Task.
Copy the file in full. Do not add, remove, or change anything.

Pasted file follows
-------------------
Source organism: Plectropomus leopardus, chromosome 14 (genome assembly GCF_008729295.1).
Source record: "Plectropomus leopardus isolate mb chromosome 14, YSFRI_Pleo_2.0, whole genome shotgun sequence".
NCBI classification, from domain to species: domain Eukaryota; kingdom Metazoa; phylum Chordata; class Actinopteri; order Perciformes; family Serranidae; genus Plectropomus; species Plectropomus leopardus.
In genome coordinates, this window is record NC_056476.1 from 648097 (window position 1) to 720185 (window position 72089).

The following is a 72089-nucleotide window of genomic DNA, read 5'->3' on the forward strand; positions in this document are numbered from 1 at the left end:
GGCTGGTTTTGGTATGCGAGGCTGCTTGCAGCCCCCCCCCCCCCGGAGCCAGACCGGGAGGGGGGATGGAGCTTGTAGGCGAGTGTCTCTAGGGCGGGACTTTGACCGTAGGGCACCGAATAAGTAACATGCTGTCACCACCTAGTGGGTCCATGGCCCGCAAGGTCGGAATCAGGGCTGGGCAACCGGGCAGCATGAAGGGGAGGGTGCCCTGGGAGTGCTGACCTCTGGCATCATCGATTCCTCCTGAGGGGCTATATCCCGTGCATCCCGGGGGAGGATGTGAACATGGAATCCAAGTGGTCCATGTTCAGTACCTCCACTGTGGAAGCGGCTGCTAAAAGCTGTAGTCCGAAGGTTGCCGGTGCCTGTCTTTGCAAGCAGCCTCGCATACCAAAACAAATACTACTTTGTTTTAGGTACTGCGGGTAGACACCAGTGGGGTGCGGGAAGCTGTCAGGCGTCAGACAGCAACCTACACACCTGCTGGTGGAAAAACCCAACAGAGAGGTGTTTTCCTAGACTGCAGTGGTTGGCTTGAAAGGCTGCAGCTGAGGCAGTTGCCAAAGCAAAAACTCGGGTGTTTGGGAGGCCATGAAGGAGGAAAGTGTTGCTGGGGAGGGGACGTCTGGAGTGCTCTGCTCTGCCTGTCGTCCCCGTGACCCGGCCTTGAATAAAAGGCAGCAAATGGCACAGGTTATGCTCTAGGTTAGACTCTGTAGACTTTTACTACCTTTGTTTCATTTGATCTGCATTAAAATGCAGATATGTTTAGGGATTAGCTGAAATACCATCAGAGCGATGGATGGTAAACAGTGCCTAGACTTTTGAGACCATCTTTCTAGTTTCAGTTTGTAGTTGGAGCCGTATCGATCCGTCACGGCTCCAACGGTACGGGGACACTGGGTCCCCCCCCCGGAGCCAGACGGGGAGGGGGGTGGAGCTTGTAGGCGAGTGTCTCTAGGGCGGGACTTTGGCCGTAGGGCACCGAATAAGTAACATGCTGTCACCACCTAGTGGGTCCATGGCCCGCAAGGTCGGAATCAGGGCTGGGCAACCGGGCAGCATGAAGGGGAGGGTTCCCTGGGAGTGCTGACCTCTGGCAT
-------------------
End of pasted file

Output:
Source organism: Plectropomus leopardus, chromosome 14 (genome assembly GCF_008729295.1).
Source record: "Plectropomus leopardus isolate mb chromosome 14, YSFRI_Pleo_2.0, whole genome shotgun sequence".
NCBI classification, from domain to species: domain Eukaryota; kingdom Metazoa; phylum Chordata; class Actinopteri; order Perciformes; family Serranidae; genus Plectropomus; species Plectropomus leopardus.
In genome coordinates, this window is record NC_056476.1 from 648097 (window position 1) to 720185 (window position 72089).

The following is a 72089-nucleotide window of genomic DNA, read 5'->3' on the forward strand; positions in this document are numbered from 1 at the left end:
GGCTGGTTTTGGTATGCGAGGCTGCTTGCAGCCCCCCCCCCCCCGGAGCCAGACCGGGAGGGGGGATGGAGCTTGTAGGCGAGTGTCTCTAGGGCGGGACTTTGACCGTAGGGCACCGAATAAGTAACATGCTGTCACCACCTAGTGGGTCCATGGCCCGCAAGGTCGGAATCAGGGCTGGGCAACCGGGCAGCATGAAGGGGAGGGTGCCCTGGGAGTGCTGACCTCTGGCATCATCGATTCCTCCTGAGGGGCTATATCCCGTGCATCCCGGGGGAGGATGTGAACATGGAATCCAAGTGGTCCATGTTCAGTACCTCCACTGTGGAAGCGGCTGCTAAAAGCTGTAGTCCGAAGGTTGCCGGTGCCTGTCTTTGCAAGCAGCCTCGCATACCAAAACAAATACTACTTTGTTTTAGGTACTGCGGGTAGACACCAGTGGGGTGCGGGAAGCTGTCAGGCGTCAGACAGCAACCTACACACCTGCTGGTGGAAAAACCCAACAGAGAGGTGTTTTCCTAGACTGCAGTGGTTGGCTTGAAAGGCTGCAGCTGAGGCAGTTGCCAAAGCAAAAACTCGGGTGTTTGGGAGGCCATGAAGGAGGAAAGTGTTGCTGGGGAGGGGACGTCTGGAGTGCTCTGCTCTGCCTGTCGTCCCCGTGACCCGGCCTTGAATAAAAGGCAGCAAATGGCACAGGTTATGCTCTAGGTTAGACTCTGTAGACTTTTACTACCTTTGTTTCATTTGATCTGCATTAAAATGCAGATATGTTTAGGGATTAGCTGAAATACCATCAGAGCGATGGATGGTAAACAGTGCCTAGACTTTTGAGACCATCTTTCTAGTTTCAGTTTGTAGTTGGAGCCGTATCGATCCGTCACGGCTCCAACGGTACGGGGACACTGGGTCCCCCCCCCGGAGCCAGACGGGGAGGGGGGTGGAGCTTGTAGGCGAGTGTCTCTAGGGCGGGACTTTGGCCGTAGGGCACCGAATAAGTAACATGCTGTCACCACCTAGTGGGTCCATGGCCCGCAAGGTCGGAATCAGGGCTGGGCAACCGGGCAGCATGAAGGGGAGGGTTCCCTGGGAGTGCTGACCTCTGGCAT